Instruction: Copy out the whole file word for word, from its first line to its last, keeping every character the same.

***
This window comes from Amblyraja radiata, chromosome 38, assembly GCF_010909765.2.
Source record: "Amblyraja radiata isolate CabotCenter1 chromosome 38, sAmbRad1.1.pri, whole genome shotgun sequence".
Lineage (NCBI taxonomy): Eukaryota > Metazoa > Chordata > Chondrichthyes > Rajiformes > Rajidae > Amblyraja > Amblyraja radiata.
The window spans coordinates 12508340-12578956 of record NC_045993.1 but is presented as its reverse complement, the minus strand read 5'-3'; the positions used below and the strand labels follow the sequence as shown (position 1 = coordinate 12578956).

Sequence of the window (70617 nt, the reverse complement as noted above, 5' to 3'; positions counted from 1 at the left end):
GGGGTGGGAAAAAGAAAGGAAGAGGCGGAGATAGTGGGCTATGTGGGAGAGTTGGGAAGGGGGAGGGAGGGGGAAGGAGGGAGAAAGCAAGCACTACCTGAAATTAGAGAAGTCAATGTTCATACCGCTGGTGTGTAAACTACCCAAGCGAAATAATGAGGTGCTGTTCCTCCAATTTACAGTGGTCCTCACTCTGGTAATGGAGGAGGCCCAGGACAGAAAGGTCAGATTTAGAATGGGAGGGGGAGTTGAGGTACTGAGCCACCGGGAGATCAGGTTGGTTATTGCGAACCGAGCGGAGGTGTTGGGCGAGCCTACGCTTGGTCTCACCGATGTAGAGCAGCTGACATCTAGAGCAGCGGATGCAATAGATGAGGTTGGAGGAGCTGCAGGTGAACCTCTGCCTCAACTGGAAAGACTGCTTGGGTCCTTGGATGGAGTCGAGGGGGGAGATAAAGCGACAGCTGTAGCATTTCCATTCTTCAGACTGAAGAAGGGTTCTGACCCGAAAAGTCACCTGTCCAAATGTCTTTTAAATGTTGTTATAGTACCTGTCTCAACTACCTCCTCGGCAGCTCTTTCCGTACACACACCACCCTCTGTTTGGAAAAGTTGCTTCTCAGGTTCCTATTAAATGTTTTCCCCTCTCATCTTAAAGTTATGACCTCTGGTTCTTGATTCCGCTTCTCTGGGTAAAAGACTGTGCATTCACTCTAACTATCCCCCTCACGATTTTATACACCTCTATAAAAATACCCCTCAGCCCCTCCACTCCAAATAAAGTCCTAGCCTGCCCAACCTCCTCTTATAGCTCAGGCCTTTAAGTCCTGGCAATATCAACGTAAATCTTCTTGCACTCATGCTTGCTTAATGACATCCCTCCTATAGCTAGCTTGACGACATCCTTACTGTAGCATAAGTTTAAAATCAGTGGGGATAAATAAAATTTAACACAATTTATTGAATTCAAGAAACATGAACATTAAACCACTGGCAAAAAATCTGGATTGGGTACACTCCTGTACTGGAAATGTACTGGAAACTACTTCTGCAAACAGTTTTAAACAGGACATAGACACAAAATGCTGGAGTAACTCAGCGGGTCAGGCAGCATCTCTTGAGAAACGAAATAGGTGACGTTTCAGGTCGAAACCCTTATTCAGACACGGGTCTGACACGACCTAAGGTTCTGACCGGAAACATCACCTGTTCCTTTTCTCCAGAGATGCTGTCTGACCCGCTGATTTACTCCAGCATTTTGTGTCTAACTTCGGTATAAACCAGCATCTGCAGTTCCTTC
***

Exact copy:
This window comes from Amblyraja radiata, chromosome 38, assembly GCF_010909765.2.
Source record: "Amblyraja radiata isolate CabotCenter1 chromosome 38, sAmbRad1.1.pri, whole genome shotgun sequence".
Lineage (NCBI taxonomy): Eukaryota > Metazoa > Chordata > Chondrichthyes > Rajiformes > Rajidae > Amblyraja > Amblyraja radiata.
The window spans coordinates 12508340-12578956 of record NC_045993.1 but is presented as its reverse complement, the minus strand read 5'-3'; the positions used below and the strand labels follow the sequence as shown (position 1 = coordinate 12578956).

Sequence of the window (70617 nt, the reverse complement as noted above, 5' to 3'; positions counted from 1 at the left end):
GGGGTGGGAAAAAGAAAGGAAGAGGCGGAGATAGTGGGCTATGTGGGAGAGTTGGGAAGGGGGAGGGAGGGGGAAGGAGGGAGAAAGCAAGCACTACCTGAAATTAGAGAAGTCAATGTTCATACCGCTGGTGTGTAAACTACCCAAGCGAAATAATGAGGTGCTGTTCCTCCAATTTACAGTGGTCCTCACTCTGGTAATGGAGGAGGCCCAGGACAGAAAGGTCAGATTTAGAATGGGAGGGGGAGTTGAGGTACTGAGCCACCGGGAGATCAGGTTGGTTATTGCGAACCGAGCGGAGGTGTTGGGCGAGCCTACGCTTGGTCTCACCGATGTAGAGCAGCTGACATCTAGAGCAGCGGATGCAATAGATGAGGTTGGAGGAGCTGCAGGTGAACCTCTGCCTCAACTGGAAAGACTGCTTGGGTCCTTGGATGGAGTCGAGGGGGGAGATAAAGCGACAGCTGTAGCATTTCCATTCTTCAGACTGAAGAAGGGTTCTGACCCGAAAAGTCACCTGTCCAAATGTCTTTTAAATGTTGTTATAGTACCTGTCTCAACTACCTCCTCGGCAGCTCTTTCCGTACACACACCACCCTCTGTTTGGAAAAGTTGCTTCTCAGGTTCCTATTAAATGTTTTCCCCTCTCATCTTAAAGTTATGACCTCTGGTTCTTGATTCCGCTTCTCTGGGTAAAAGACTGTGCATTCACTCTAACTATCCCCCTCACGATTTTATACACCTCTATAAAAATACCCCTCAGCCCCTCCACTCCAAATAAAGTCCTAGCCTGCCCAACCTCCTCTTATAGCTCAGGCCTTTAAGTCCTGGCAATATCAACGTAAATCTTCTTGCACTCATGCTTGCTTAATGACATCCCTCCTATAGCTAGCTTGACGACATCCTTACTGTAGCATAAGTTTAAAATCAGTGGGGATAAATAAAATTTAACACAATTTATTGAATTCAAGAAACATGAACATTAAACCACTGGCAAAAAATCTGGATTGGGTACACTCCTGTACTGGAAATGTACTGGAAACTACTTCTGCAAACAGTTTTAAACAGGACATAGACACAAAATGCTGGAGTAACTCAGCGGGTCAGGCAGCATCTCTTGAGAAACGAAATAGGTGACGTTTCAGGTCGAAACCCTTATTCAGACACGGGTCTGACACGACCTAAGGTTCTGACCGGAAACATCACCTGTTCCTTTTCTCCAGAGATGCTGTCTGACCCGCTGATTTACTCCAGCATTTTGTGTCTAACTTCGGTATAAACCAGCATCTGCAGTTCCTTC